Skillset New Zealand Blog

Ideas to help your team develop personally and professionally.

Come right out with it. Tell them what you've decided in the first or second sentence. If they're due an apology, do it there.

Most people don't. Instead...

...they go through all the background, telling you what you told them, the date of your complaint, the name of the product. We just want to know whether they accept the complaint and what they're going to do. We scan the fluff for it.

How about something like this instead?

Dear Mr Jones
Thank you for your detailed letter about our service last Friday.
We apologise for the frustration we caused you. We take pride in our service, but it is clear that in your case, it was well below our usual standard.

Let's also talk to Mr Jones as if we were in the same room, not address him as if we're a 19th century bureaucrat.

If we acknowledge the frustration or the inconvenience, he will know we've really heard him - not just the facts, but how he felt about the experience.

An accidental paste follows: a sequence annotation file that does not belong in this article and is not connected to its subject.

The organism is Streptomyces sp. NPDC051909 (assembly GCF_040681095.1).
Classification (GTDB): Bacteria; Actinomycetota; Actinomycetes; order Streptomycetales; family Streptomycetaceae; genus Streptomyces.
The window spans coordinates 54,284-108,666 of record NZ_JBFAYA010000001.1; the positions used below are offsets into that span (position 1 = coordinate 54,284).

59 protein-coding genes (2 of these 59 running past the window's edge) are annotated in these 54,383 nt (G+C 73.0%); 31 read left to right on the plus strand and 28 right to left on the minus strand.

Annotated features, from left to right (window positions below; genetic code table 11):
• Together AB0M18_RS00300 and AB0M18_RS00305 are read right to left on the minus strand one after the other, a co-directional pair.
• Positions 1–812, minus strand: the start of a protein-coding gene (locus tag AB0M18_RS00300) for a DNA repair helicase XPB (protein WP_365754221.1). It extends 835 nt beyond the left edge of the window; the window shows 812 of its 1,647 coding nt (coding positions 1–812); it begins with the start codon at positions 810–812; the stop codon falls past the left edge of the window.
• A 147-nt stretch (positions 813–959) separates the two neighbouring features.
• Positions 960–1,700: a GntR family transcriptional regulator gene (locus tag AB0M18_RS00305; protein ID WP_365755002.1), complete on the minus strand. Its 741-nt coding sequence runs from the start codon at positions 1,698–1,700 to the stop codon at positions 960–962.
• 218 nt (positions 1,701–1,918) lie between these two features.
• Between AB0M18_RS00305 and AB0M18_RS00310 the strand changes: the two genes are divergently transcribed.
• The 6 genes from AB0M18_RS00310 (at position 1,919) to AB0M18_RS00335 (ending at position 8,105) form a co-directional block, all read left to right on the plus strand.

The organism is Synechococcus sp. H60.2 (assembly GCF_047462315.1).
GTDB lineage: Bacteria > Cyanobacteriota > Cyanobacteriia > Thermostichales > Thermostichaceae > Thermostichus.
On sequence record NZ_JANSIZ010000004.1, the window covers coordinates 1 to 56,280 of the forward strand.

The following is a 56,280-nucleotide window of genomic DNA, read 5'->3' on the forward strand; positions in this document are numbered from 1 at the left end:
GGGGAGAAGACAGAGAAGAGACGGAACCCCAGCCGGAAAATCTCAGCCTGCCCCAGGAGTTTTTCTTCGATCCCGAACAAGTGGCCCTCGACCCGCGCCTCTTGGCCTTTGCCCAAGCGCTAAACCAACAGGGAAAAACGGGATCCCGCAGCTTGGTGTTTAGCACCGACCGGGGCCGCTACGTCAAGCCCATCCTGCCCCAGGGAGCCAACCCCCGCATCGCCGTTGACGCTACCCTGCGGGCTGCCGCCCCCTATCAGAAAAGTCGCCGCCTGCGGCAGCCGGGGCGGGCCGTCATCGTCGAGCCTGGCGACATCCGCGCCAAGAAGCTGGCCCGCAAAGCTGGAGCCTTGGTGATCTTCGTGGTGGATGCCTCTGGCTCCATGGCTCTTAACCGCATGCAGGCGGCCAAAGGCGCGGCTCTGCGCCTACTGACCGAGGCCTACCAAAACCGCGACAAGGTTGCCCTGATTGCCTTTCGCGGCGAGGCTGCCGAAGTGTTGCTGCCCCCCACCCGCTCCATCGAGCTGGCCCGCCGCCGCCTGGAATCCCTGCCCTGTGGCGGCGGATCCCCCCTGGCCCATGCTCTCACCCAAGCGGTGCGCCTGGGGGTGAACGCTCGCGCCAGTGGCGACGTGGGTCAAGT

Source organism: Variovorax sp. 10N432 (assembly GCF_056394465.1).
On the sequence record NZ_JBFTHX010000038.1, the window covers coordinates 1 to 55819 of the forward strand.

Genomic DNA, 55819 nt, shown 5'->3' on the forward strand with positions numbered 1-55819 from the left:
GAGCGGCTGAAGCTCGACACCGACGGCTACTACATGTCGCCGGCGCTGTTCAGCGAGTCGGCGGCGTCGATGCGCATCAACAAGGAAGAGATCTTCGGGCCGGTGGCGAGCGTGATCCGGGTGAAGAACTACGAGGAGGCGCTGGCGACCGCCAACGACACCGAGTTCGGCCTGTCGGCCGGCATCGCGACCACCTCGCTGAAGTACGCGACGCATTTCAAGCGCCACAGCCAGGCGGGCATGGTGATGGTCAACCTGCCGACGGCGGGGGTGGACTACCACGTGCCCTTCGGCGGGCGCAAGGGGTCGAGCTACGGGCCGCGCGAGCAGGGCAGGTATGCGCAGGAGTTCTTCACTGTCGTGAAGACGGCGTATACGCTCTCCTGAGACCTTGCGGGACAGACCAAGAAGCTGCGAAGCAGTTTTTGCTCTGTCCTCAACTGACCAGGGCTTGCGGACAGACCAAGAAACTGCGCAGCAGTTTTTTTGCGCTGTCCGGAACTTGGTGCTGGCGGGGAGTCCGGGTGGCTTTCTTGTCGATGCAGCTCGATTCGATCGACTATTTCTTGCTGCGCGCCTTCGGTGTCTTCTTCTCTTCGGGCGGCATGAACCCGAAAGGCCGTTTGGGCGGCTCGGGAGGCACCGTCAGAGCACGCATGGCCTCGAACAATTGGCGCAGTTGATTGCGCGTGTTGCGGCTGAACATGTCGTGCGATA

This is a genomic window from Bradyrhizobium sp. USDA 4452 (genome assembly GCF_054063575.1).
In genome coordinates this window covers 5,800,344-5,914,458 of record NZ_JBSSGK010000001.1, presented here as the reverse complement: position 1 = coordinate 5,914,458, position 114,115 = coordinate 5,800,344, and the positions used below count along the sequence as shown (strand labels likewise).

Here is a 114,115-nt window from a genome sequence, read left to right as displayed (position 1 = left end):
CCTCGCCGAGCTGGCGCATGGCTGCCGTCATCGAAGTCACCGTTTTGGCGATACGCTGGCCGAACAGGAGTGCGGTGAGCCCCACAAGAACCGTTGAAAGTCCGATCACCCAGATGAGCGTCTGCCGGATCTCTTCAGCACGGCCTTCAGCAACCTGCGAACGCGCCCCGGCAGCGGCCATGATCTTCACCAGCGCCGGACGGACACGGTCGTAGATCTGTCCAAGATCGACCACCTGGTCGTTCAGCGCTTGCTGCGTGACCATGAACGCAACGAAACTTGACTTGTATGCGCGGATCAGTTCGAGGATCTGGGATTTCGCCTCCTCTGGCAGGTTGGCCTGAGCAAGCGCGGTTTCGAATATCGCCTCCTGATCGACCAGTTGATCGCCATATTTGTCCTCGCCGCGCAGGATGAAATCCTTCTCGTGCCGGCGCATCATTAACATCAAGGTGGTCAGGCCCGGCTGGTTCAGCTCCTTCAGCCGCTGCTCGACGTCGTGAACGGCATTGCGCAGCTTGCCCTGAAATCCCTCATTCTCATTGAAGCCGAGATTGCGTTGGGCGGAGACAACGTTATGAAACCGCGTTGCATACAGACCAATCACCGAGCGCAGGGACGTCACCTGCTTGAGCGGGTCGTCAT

'Thanks for complaining'

Yes, thank your customers for letting you know they were disappointed/frustrated/inconvenienced. It's better that they give us a chance to put things right than tell half a dozen people how upset they are with us.

Most people are very forgiving if we are straight with them. A supplier of ours with an impressive record for service, used to ask anyone who complained how they would like to see their complaint resolved. Almost every complainant suggested a much more modest solution than our supplier was happy to provide.

About Ralph Brown

ralph brown blog3

Ralph is our founder. He has a background in psychology, television journalism and business.

Ralph's passions are positive psychology and writing. He leads workshops on both and speaks to conferences on the psychology of thriving at work.

In 2011  Professional Speakers Australia awarded him its top speaking accreditation, the CSP.

He has written six books, six e-books and more than a hundred articles on psychology and writing. International research journals have published his articles reviewing the research on resilience.

Ralph lives in rural Canterbury. He is a JP and marriage celebrant and enjoys travelling to French-speaking countries.

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